Whether we like it or not, stress is a part of our lives. How we cope with this stress can have a significant impact on our health. Stress can cause a number of health problems from anxiety to high blood pressure to heart attacks. New research is now looking at whether stress can lead to the development of cancer.
At the present time, no research has shown a direct link between stress and cancer. However, there is some compelling research that shows that perhaps there is an indirect link between stress and cancer and how the cancer progresses. Studies have shown that stress may indirectly promote cancer by weakening the immune system or by helping the cancer causing cells to grow.
It has been found that stress has a negative effect on the immune system. Typically, a healthy body can identify abnormal cells and kill them off before they form a tumor. However, a stressed immune system is weakened and lacks this normal functioning. This makes it more susceptible to cancer development and progression.
Additionally, stress causes a person to release high levels of the hormones cortisol and epinephrine (adrenaline). Multiple studies have shown that these hormones have shown to make cancer cells resistant to death (specifically breast and prostate cancer cells). Therefore, increased levels of these hormones can help cancer cells grow. This is an important fact as it could make the cancer cells resistant to treatment. Research has shown that stress has a bigger impact on cancer cell growth and spread as opposed to cancer development. This is supported by a study that was published in the Journal of Clinical Research that showed that adrenaline directly supported tumor growth and spread.
In addition to stress affecting the immune system and helping cancer causing cells grow, prolonged stress also leads to individuals adopting unhealthy behaviors. These behaviors include smoking, drinking, overeating and recreational drug use. All of these behaviors are known factors that increase the risk of developing cancer.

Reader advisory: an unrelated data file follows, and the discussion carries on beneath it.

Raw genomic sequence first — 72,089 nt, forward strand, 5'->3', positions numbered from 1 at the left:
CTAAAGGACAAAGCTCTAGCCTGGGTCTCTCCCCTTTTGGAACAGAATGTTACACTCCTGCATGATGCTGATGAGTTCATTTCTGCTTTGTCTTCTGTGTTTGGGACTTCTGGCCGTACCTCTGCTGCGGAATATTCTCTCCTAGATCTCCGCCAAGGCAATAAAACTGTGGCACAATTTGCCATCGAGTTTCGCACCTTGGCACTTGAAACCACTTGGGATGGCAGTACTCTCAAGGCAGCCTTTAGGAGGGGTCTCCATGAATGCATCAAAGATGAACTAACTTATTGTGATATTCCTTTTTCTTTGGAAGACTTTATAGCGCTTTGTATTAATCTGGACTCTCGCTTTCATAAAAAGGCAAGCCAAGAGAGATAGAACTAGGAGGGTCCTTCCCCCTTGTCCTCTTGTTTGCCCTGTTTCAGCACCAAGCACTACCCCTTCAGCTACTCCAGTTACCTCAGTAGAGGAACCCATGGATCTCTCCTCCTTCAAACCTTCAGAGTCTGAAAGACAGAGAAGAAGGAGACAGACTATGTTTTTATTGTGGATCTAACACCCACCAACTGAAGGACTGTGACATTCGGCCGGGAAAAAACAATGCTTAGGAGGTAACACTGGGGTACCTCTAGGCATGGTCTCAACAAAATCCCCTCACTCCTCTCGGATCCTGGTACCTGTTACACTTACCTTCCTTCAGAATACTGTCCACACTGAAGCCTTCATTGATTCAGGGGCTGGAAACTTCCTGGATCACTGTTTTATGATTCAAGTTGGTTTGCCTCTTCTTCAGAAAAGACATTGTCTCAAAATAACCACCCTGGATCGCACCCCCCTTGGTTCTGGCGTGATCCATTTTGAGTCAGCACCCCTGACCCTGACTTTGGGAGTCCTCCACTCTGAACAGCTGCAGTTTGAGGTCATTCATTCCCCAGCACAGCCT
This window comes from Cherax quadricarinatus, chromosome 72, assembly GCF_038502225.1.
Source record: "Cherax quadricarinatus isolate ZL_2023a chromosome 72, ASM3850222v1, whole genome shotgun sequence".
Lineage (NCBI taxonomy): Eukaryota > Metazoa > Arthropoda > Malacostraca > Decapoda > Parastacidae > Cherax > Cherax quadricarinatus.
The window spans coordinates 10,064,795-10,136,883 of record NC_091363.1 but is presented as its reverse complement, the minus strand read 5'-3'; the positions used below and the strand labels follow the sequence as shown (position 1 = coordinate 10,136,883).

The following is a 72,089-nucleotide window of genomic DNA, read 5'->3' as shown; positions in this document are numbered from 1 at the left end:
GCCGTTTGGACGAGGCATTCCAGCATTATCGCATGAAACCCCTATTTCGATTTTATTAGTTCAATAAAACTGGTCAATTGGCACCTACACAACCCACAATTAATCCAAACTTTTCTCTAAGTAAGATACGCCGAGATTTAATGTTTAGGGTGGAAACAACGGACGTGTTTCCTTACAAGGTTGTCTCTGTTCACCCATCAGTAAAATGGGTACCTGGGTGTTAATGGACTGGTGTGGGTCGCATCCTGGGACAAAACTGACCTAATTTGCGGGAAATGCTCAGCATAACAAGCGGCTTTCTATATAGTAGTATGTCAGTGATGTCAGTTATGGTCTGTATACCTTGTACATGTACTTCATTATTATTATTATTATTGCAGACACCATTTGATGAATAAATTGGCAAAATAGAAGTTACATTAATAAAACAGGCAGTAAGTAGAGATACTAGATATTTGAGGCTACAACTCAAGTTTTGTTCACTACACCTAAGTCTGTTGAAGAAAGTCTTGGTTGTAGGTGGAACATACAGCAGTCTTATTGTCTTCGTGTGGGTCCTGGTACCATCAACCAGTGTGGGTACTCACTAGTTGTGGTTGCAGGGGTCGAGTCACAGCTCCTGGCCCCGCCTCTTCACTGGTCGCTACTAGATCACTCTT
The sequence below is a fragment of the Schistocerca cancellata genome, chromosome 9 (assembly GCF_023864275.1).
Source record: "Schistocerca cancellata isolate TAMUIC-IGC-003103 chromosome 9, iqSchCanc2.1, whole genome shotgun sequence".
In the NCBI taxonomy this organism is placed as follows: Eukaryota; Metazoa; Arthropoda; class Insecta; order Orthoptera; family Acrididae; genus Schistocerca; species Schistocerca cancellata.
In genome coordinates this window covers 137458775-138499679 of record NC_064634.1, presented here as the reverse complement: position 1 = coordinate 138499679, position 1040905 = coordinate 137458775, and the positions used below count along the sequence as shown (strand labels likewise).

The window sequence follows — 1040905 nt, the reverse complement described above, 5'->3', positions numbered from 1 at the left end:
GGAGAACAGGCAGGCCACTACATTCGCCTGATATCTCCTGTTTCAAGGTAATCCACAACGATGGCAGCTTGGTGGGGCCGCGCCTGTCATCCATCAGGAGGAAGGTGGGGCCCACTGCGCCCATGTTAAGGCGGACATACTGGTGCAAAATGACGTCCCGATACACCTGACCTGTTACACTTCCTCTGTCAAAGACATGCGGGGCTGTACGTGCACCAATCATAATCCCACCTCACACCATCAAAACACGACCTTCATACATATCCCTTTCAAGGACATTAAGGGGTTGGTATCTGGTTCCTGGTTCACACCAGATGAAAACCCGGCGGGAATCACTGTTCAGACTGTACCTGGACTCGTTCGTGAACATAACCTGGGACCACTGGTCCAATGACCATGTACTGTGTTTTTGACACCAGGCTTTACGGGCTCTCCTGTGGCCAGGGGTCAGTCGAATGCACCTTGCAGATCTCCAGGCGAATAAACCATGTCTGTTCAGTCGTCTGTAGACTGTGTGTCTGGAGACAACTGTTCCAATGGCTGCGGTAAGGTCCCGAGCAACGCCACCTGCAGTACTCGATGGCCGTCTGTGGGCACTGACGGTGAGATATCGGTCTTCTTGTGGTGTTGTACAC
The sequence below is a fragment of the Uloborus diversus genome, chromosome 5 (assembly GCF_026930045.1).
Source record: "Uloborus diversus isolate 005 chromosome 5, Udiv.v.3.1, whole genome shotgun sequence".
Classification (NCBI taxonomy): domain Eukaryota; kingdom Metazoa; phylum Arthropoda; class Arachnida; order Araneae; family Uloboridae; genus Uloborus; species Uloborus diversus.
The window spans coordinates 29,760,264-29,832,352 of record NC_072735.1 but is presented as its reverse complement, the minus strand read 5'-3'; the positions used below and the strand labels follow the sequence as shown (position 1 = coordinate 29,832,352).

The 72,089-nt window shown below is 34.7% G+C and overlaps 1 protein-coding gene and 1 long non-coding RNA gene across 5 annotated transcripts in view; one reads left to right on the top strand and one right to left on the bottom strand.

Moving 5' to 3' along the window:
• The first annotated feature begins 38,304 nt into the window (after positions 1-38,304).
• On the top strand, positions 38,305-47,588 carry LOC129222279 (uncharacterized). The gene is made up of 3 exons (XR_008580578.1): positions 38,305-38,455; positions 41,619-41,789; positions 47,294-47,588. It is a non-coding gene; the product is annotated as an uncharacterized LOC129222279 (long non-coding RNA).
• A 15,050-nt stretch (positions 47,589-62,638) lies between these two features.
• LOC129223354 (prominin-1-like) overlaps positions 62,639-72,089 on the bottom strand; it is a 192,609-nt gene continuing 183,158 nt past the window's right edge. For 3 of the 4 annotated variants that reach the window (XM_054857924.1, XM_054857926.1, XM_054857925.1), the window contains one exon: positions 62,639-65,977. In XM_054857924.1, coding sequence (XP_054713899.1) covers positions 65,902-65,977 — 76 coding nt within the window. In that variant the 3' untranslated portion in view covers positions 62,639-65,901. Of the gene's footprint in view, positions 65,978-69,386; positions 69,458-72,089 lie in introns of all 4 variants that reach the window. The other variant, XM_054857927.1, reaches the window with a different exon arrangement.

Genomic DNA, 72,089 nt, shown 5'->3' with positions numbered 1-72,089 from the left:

So the bottom line is that it may be time to consider de-stressing a little. Reina Marino, M.D. has worked with the American Cancer Society to develop a stress reduction class for cancer patients and survivors. However, these techniques can be used by anyone looking to decrease their stress levels. The techniques that Dr. Marino mentions include:
1. Deep Breathing – breathing from your belly rather than your chest will provide increased oxygen to your bloodstream. This will help you to control your emotions and stay calm.
2. Mediation – this can be done on your own or in a group setting. Mediation calms your body by focusing on one thing, whether it is an object, a phrase, or your breathing. The most common way to practice mediation is to pick a saying that you can co-ordinate with your breathing.
3. Imagery – involves creating a mental image that can help to soothe and relax you. Try to use all of your senses to enhance the mental picture.
4. Mindfulness – involves focusing on the present. Take time to enjoy your surroundings ~ take time to “smell the roses”.
Even though a direct link between stress and cancer has yet to be found, stress is known to cause a number of health problems. It’s not a bad idea to try and decrease your stress levels to minimize the risk of these other health problems. And who knows, indirectly, you may be helping to fight off cancer too.